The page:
Punctures - the cyclist's worst enemy
Or the wind. Depends on which one you are dealing with at the time!
On Sunday (15/2/15) I was due to have a ride out on my road bike with Spennymoor Cycling Club. So on Saturday, I got my bike out, checked it over to make sure all was well like every diligent cyclist should. The tyres needed a little bit of air in, so I inflated them, anticipating the hum of the tarmac beneath my wheels come the morning.
Sunday morning arrived. Dog walked, breakfast eaten, teeth brushed, gear on. As I was wheeling the bike out down the hall, I noticed the front tyre was pan flat.
|It's disheartening finding a flat on the morning of the ride|
Preparation is key
I thought that by checking my bike out the day before the ride I would be prepared enough. But no! I didn't have a spare tube. I have tubes for my hybrid and mountain bikes, but not the road bike. If I was to get a puncture out riding, I always have a set of tyre levers and a puncture patch kit at the very least. If I have a spare tube, I'll also take that.
With no replacement, I quickly whipped off the front wheel, removed the tyre and the inner tube with the aim of patching it up and quickly get riding. I inflated it slightly and it was immediately obvious that the hole was at the base of the valve. I don't have any pictures because I threw the tube away in disgust/anger.
I thought "I'll pop down to Halfords, it opens at 9 and it's just down the road", literally 2 minutes away. I got there and it didn't open till 10. Just my luck. In the end I gave up and went to Hamsterley Forest on my mountain bike. I had a great time!
Hindsight is a wonderful thing
On Monday afternoon I was thinking about the whole debacle. I was going to get some tubes: one to go in the tyre, one to take out on rides as a spare and at least one more in the shed for back up. Then it struck me - I'd had a puncture like this on that bike before. "Was it the front wheel? No it was the back. Are you sure?". I wasn't sure. After plenty of reminiscing about fixing punctures, it turned out it was the front and I thought I'd been lumbered with a dodgy tube at that time.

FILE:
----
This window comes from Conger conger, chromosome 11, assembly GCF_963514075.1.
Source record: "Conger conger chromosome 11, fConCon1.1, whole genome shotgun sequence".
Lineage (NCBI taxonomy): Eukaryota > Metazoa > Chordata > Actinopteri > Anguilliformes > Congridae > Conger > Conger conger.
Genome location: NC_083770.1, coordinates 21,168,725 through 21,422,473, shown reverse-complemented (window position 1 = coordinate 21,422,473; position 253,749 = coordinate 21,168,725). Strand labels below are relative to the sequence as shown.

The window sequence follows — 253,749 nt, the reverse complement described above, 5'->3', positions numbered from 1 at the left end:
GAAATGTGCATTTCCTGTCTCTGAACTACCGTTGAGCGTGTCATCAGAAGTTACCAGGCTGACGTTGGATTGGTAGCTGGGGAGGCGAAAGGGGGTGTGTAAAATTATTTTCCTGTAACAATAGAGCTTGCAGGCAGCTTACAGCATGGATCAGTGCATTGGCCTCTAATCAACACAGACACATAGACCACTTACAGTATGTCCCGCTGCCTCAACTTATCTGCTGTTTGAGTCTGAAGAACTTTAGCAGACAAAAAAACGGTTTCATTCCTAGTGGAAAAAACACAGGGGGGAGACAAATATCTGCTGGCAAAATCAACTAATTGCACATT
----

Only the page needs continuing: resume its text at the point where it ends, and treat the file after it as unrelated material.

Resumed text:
So with new tubes and a new found sense of determination, I got to work.
Simply, the rim tape around the wheel is slightly oval around the valve hole through the rim. This means that the sharp metal edge cuts the tube as it is inflated and pushed deeper into the rim, or perhaps over-tightening the valve washer had pulled the tube too far down, causing the chafing/rubbing.
|The rim tape doesn't cover the edges of the hole|
The rim tape is perfectly OK, it's doing it's job of stopping the spokes from piercing the tube. The problem faced is easy to fix and I'll show you how I did it.
No need to go and buy some new rim tape, I already had the bits necessary. Well, I almost did but the old, useless inner tube was in the bin and taken away by now. That is all you need. Just take some scissors and cut a section out of the old tube, large enough to comfortably fit over the hole in the rim. I'd suggest making it two layers thick. I used an old self adhesive patch. These are quite thick and suit the job well. Then take a screwdriver or other pointed instrument and pierce a hole through the middle of your patch material. Be careful, watch those fingers! Then simply push the patch down over the valve and fit the tube as normal.
Just ride on!
That's it. So simple and it only takes a couple of minutes. The rest is just a normal tube replacement job.
Have you used this fix before? Had this issue but didn't know what caused it? Leave a comment below!
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